On top that, Austria has 22 social insurance agencies and another central association in the health system, with each agency run by a chair and a host of other directors and officials.

The country also has three big chambers: the Chamber of Labour, the Chamber of Commerce and the Chamber of Agriculture. These three chambers are umbrella organizations for the nine provincial chambers for commerce, labour and agriculture. In addition, there are numerous other chambers, including the Medical Association, the Bar Association, the Chamber of Notaries, the Chamber of Public Accountants, the Chamber of Pharmacists, the Chamber of Architects, and so on. And each of these Chambers has a president, a vice-president and a large number of directors and officials. All of these various government agencies and departments are housed in luxurious office buildings and the senior bureaucrats and politicians who administer them often have large expense accounts as well as chauffeur-driven limousines.

Ive often said that if you run a factory, it doesnt matter how productive the people on the factory floor are if there is too much administration up top. The business will simply not be competitive. The same holds true for a country.

But in a civilized society, no one sector or group should be made the scapegoat for our problems. Its not the fault of government employees that our bureaucracy has gotten bloated. All of us, to a certain extent, are to blame because we as a society have repeatedly turned to government as the chief source to solve all of our social and economic problems and fulfill all of our needs, forgetting in the process that government cannot give you anything unless it takes it from you first.

The plain fact is, Austria is over-governed, over-bureaucratized and over-administered. The administration does not create economic wealth but instead consumes vast amounts of tax money. The most important task of a country is to provide security. In addition, no individual should be hungry, homeless or without health care in a civilized society. Meeting these minimum standards is the key task of any country, and the government should fulfill these tasks as efficiently as possible.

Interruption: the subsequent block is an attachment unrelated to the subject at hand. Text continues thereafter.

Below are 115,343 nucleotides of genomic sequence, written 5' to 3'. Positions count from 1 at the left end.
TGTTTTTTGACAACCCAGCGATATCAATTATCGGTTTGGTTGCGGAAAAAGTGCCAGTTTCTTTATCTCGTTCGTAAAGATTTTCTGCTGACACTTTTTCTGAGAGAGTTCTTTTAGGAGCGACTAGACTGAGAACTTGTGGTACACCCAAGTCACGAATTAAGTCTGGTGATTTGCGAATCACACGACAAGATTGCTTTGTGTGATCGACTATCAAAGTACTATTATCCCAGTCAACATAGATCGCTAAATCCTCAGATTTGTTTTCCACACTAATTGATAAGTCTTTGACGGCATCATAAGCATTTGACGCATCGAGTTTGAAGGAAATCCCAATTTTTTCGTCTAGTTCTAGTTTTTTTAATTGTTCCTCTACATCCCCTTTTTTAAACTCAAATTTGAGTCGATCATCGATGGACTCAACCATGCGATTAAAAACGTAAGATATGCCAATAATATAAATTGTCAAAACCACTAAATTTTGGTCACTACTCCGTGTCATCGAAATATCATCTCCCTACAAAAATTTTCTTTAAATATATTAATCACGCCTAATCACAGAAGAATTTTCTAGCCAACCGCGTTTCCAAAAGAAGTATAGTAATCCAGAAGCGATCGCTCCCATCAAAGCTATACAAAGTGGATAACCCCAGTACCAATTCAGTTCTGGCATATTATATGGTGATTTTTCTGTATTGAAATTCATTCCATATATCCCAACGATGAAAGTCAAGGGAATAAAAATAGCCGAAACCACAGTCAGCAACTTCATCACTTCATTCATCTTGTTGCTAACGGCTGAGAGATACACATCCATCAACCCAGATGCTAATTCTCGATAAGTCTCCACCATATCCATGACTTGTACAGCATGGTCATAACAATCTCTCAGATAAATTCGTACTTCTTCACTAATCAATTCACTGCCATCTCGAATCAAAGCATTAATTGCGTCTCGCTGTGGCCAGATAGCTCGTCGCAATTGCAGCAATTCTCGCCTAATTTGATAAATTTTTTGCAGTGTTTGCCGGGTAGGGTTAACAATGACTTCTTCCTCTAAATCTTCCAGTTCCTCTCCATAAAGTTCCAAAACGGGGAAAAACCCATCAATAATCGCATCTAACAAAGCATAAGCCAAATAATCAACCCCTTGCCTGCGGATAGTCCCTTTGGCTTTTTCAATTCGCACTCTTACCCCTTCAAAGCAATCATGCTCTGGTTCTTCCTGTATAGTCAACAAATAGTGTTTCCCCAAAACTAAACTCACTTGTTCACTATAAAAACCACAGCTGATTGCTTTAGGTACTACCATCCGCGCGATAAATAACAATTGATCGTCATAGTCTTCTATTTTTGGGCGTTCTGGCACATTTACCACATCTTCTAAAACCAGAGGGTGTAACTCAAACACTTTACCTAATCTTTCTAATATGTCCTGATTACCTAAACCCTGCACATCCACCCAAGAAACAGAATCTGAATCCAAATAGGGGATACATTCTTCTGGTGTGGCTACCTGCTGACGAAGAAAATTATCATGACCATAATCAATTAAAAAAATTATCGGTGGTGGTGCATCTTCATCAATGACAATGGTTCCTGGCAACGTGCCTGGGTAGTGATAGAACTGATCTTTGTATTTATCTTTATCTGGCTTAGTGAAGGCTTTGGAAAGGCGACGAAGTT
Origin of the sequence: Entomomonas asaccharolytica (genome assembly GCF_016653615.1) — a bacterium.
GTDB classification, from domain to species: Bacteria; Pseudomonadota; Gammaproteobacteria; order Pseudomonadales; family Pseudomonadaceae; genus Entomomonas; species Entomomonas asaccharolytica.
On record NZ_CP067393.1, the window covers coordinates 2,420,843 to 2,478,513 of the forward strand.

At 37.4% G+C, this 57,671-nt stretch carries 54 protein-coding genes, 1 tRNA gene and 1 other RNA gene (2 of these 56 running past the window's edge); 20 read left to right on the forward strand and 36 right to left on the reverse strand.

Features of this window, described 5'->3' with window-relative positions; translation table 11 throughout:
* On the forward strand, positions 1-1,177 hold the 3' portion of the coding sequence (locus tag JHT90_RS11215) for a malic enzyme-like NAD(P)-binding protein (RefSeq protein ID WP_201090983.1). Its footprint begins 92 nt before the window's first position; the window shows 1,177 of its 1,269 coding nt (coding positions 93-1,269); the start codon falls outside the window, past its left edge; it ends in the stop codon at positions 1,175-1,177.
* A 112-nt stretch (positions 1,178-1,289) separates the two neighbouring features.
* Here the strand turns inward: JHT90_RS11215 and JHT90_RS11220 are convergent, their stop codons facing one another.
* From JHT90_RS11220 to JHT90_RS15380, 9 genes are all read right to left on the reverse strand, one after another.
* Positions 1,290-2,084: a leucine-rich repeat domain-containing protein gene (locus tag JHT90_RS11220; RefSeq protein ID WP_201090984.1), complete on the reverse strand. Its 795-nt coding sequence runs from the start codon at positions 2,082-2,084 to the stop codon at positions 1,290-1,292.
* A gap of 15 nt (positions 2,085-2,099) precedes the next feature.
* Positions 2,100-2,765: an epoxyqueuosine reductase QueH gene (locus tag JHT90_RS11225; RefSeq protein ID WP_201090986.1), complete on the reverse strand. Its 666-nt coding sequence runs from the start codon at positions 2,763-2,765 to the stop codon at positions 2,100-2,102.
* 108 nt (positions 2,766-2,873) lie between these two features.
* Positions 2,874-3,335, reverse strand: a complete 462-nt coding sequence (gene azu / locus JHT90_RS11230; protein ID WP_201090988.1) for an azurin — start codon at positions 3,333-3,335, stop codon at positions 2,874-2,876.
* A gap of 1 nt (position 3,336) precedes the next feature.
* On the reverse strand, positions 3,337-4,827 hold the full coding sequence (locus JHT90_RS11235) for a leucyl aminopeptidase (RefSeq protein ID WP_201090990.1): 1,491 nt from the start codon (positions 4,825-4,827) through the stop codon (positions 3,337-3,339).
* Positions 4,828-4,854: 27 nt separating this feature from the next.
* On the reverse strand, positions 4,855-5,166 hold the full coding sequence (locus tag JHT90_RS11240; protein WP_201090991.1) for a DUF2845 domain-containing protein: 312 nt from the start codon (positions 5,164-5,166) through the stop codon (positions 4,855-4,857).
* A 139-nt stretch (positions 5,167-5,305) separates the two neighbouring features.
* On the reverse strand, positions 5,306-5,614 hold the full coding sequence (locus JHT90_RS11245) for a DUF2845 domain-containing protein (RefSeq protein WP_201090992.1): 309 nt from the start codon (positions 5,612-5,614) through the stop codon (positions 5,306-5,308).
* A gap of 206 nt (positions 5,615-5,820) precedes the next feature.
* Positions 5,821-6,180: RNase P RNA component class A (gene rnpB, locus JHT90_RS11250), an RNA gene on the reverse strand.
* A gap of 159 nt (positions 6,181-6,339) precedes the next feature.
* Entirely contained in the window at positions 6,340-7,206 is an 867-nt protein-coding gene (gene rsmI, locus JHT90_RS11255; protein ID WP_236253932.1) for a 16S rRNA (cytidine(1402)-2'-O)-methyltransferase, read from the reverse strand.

We need fewer laws, simpler laws and less administration. There is a lot of government fat that can be cut out and a lot of waste that can be stopped. If we reduced the size of government burearcacy, there would be fewer people working on rules and regulations that hamper business productivity, and more employees contributing value-added activities in the private sector.

Whether its business or government, the key watchword in todays world is efficiency, efficiency, efficiency. Those businesses and governments that understand this will prosper. Those that do not are doomed to fall behind.
Europe needs competition instead of egalitarianism

The most significant economic problems facing many European countries today can be traced back to the establishment of monetary union and the creation of the Euro. Many of the economically weaker countries within the European Union (EU) took advantage of the inexpensive money that the EU made available to them. Most of that money has been spent propping up an artificially high standard of living, one that has been borrowed rather than earned.

Greece is a prime example. Greece is the cradle of Western civilization and the birthplace of democracy, and the Greeks were independent for thousands of years. But in the 21st century, the country decided to join the European Union, which offered easy access to inexpensive money and other inducements that have driven Greece into national bankruptcy. Now the European Union is force-feeding Greece more stimulus money combined with a package of austerity measures that include cuts to social spending. Its no wonder that the people of Greece are in revolt. Greece should be allowed to go its own way. Its clear that you help a neighbour when he is in trouble. But it isnt right that countries with sound economies and sound fiscal policies should have to subsidize countries that have been grossly financially mismanaged. When that happens, then everybody loses.